I realize that a review about cordless, battery operated window candles may seem a little early yet. (At the time of this post, Halloween is tomorrow.) However, the days ARE already getting darker, and with backorders and shipping delays from the never-ending repercussions of COVID — not to mention that these candles sell out every year — I’ve decided to cave and write this review now in order to give to you the leg up on your holiday cheer!
So bear with me, please! NOBODY hates when Target pulls out the Christmas decorations before Labor Day more than I do. It almost pains me to write!
ANYWHO! Back to today’s topic. It seems to be a pretty long-standing tradition in New England to put candles in the windows at Christmas time. The 7 mile drive from Concord to my town is just one house after another, all with candles. Then you hit my village with its Main Street lined with 200+ year old homes and it’s just candle city! I love it.
What I love even more is that most people keep their candles up all winter long, even after the holidays are over. Perhaps because it gets dark before 4:00 here, and it’s friggin’ cold all the time — we all get a little seasonal affective disorder. The poor Handsome Husband basically doesn’t see the sun from November to April except on his days off, so having some cheerful candles in the windows at least makes the commute a little less dreary.
But how did all this candle-lighting business get started?
The History Behind Candles in the Windows at Christmas
Lighting candles in the windows began as an Irish tradition some time between 1691 and 1778 as a way to get around the British government’s Penal Laws (a series of laws imposed in an attempt to the Catholic Irish to accept the Protestant Church of Ireland).
Priests were basically outlaws and lived in hiding, celebrating Mass in secret. According to this source:
During Christmastime, Irish Catholics would light a candle in the window and leave the door unlocked, allowing priests to slip into their home safely to say Mass. When the British questioned the Irish about the candles, they said that it was a way to welcome Joseph, Mary, and the Baby Jesus during Christmas time.
It is estimated that as many as 4.5 million Irish arrived in America between 1820 and 1930. Between 1820 and 1860, the Irish constituted over one third of all immigrants to the United States. So it makes a lot of sense that the practice of candles in the windows — albeit with a different meaning — worked its way into our winter-time, dark-night traditions.
Over time, candles in the window came to mean safety, beacons showing weary travelers the way to refuge. During the wars of the 19th century, families lit a candle every night in hopes that their missing member would find their way home safely. Now they light my husband home on his streetlight-less 7 mile drive.
When I Got Fed Up with Cords & C****y Candles
We’ve always had candles in the windows … until a few years ago when I was fed up and didn’t have ANY.
I’d gone through about 2.5-3 collections of candles in our (then) 5 years in the house up to that point. First I got the cheapies that were battery operated with a light sensor, but the darn things weren’t bright enough and even then I was always buying new bulbs. So I wasted that money.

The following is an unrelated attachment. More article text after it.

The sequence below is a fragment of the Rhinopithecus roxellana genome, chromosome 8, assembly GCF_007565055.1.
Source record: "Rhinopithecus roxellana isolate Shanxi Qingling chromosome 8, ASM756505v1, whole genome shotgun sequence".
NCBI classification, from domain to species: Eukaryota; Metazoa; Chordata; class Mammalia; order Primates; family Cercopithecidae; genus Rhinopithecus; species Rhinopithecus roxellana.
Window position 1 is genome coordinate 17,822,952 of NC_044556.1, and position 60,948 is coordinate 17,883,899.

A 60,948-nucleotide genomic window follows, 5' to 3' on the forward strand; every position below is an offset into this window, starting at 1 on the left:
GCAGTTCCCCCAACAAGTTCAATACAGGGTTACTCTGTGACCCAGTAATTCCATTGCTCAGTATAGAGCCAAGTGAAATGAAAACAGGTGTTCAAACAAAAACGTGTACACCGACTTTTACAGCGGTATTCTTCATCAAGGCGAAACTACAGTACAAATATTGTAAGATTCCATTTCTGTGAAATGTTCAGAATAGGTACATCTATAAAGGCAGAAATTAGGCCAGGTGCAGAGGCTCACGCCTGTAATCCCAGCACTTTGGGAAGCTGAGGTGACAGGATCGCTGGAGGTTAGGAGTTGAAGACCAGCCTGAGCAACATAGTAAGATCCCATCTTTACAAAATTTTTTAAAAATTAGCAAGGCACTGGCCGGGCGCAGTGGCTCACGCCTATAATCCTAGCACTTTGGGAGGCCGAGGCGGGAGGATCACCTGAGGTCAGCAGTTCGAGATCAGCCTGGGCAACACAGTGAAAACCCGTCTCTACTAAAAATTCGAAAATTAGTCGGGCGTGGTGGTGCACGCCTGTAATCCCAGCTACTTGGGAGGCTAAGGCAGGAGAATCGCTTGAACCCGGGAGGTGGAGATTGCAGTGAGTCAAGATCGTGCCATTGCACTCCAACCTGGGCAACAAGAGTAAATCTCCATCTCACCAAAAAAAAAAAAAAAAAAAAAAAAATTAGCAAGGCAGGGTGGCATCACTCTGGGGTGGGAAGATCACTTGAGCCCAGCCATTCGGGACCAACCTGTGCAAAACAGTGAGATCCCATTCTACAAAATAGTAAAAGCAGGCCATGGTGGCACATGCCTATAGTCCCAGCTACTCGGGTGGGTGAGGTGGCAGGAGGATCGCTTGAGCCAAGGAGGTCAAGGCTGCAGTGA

Then I bought ones with cords so they would be more powerful. But then, not only did I have a trillion ugly cords everywhere, but the cords threw the d*** things off balance and the candles had to be taped down. Even so, a number of them flipped (sometimes due to Things 1 & 2) and shattered bulbs, etc. More money down the tubes. Still no good candles.
I estimate I’ve wasted probably $150 on candles that didn’t work out because I was trying to save money. Penny wise, pound foolish. Anyone else have this problem?
I advise clients to invest in their home interiors and stop wasting money and time on one-off and/or cheaper items that don’t work out, so I figured it was time to take my own advice. Candles in the windows are important to me, so it was time to invest.
I did A LOT of research, and I found these. The reviews were excellent.
What I love about these candles:
- They don’t look gaudy.
- They have a nice weight to them, so they aren’t always flipping over.
- They FLICKER!
- They come with 2 adjustable heights, so you can avoid your window mullions.
- No cords.
- They’re on a timer.
The 2 heights were key for me. We have some 200 year old windows and some replacement windows. The mullions are at different heights. With these candles, I was able to accommodate both.
The different heights are due to a little rubber ring inserted in the bottom of the candlestick. If you need a higher candle, you remove the rubber ring and place it around the bottom of the stick.
On the left is my short candlestick and on the right is my tall one.
I took a little video to show you the realistic flicker!
The candles come really well packaged with one extra bulb per box. You can buy replacement packs of 4 here.
Once you set the little timer in each candle, it burns for 6 hours and will turn on at the same time the next day without your having to reset it. I kinda wish they burned all night, but no one is really looking at my house after 11 PM anyway — and the timer will make my batteries last longer.
3 Years & Going Strong!!
My honest opinion — these candles are the hands-down the best I’ve ever found.
Are they perfect? Of course not. I have 24 candles around the house. Among those 24, maybe 2 have timers that are a bit wonky, lighting up a little early, staying lit a little late. That’s fewer than 1 in 10. I’ll take it.
Yes, they do require a lot of batteries, but I just replace them batteries every year with cheapies from Amozon. I get an entire November-March out of them.
They sell out every year.
A pin to remember me by!
I’ll be back next week with the update from our exterior paint-scheme makeover — so you can see which of the 3 options we chose! See you next time!